Thursday, November 12, 2015

Mummy Lantern
Builds on: Fine motor skills

What you'll need:
1 empty glass jar
2 large googly eyes
6 (1.5") pieces of tape
white party streamers (about 9" long)
1 tea light candle
What to do:
Show your little how to fold a piece of tape to make a double sided roll of tape (sticky side out) and have them make the remaining 5. Stick one roll of tape to the end of one streamer and attach that to the side of the jar towards the bottom. Have your little wrap the streamer around the jar at an upwards angle. Tape this end to the jar. Start the next streamer just above the start of the first streamer and let your little wrap away. Continue this until the whole jar is covered or until your little feels it looks enough like a mummy. Let your little glue the googly eyes on resisting the urge to straighten them or "fix" them. Place the tea light inside and light it in a dark room or at dinner time for some spooky ambiance. If you'd like to make your mummy a little less tidy you can tear the ends off of your streamers just before taping them and place the tape a little farther from the end so they dangle from the sides a bit like ours did in the picture. 

Monday, September 21, 2015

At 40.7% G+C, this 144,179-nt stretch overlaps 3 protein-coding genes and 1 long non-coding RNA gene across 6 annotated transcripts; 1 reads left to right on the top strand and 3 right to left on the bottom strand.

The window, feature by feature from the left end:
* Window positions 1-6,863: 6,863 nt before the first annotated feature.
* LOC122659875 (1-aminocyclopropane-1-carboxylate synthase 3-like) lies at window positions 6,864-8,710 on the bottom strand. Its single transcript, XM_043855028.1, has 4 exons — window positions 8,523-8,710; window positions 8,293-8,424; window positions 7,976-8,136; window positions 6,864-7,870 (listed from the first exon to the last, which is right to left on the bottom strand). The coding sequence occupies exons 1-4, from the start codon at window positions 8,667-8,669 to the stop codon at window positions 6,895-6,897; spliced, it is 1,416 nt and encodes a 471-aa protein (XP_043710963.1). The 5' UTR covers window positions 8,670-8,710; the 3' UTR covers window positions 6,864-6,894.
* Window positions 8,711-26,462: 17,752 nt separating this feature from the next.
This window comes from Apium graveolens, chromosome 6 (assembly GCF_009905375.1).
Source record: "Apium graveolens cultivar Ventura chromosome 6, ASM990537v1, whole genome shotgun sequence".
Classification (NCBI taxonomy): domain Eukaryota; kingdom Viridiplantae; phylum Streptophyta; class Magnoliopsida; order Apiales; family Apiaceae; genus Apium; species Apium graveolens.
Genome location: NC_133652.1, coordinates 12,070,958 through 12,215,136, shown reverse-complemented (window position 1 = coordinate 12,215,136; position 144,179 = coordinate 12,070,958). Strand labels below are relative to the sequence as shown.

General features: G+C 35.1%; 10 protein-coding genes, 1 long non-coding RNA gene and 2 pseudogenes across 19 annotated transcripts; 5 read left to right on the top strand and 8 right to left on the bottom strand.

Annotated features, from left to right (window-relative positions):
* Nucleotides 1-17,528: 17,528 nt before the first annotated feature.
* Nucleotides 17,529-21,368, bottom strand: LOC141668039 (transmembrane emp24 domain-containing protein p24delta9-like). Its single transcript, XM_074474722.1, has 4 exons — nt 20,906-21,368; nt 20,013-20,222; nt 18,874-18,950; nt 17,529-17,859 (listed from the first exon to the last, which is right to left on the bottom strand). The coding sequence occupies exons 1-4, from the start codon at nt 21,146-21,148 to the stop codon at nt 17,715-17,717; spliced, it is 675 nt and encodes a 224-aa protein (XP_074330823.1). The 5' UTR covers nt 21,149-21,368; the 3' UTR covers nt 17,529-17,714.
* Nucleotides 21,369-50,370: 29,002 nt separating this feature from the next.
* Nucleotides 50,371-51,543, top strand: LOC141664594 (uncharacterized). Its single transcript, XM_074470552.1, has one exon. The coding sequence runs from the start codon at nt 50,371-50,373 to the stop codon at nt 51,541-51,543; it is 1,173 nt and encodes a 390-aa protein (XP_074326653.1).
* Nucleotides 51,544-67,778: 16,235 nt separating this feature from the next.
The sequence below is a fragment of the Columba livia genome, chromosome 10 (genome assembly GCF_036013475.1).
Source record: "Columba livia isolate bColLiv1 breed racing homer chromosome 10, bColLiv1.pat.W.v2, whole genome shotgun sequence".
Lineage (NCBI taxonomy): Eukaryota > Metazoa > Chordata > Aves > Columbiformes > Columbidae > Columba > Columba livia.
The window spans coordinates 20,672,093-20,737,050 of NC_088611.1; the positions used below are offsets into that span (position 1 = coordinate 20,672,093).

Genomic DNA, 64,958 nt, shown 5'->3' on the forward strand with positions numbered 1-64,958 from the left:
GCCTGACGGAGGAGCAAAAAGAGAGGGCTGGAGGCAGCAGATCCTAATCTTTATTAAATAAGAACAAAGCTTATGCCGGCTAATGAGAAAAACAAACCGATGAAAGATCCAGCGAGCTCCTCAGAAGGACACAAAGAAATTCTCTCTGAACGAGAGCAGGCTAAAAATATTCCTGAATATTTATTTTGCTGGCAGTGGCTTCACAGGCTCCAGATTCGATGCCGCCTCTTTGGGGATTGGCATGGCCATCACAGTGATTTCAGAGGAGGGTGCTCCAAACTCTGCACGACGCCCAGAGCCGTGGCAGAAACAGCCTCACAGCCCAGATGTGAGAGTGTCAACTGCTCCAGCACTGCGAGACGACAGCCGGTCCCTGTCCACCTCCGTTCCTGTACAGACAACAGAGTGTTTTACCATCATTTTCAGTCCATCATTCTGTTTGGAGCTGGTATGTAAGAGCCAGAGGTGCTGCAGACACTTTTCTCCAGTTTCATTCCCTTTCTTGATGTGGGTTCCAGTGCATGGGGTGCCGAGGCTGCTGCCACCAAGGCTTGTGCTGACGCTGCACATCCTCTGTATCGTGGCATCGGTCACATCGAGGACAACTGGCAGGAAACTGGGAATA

Spooky Body Art
Builds on: creativity

Using kids body prints to make art is a classic activity that kids love. Not only are they creating art but the whole point is to actually get messy with the paint. How often does that really happen in a kids life?

What you'll need:
black, white and orange paint
large paint brushes
colored paper
glitter glue
fine tipped sharpies
wet wash cloth ( for washing up)

What to do: 

Put about 1 teaspoon of black paint onto a large paint brush. Have your Roo hold out their hands palm up. Paint the palm and the fingers on one hand, skipping the thumb, and place the palm down firmly on a piece of colored paper. Repeat with the opposite hand careful to line up the palm so it overlaps the first palm print evenly. Wash their hands right away so you don't end up with tiny handprints on everything. 

Once the paint dries use the glitter glue to create the web as shown and a black fine tipped sharpie to write a Halloween greeting.

Pumpkin patch
Choose brown and blue paper. Decide how big you want your patch to be and tear the brown sheet to that size in a straight line. Place about 1 teaspoon of orange paint onto a clean large paint brush. Have your Roo hold out fists this time and paint one from knuckle to first joint. Place them down on your patch firmly and then lift. Paint the fist again to make more pumpkins. Use the wash cloth to to clean their fists. 
Once the paint has dried on the patch use a green sharpie to draw the pumpkin stems and leaves. Use a black sharpie for the greeting.

Choose a black sheet of paper and after placing 1 teaspoon of white paint onto a large clean paint brush paint the bottom of one of your Roos feet. Have them place it down in the middle of your paper and push down on it. Remove and clean with the wet wash cloth. Repeat with the other foot.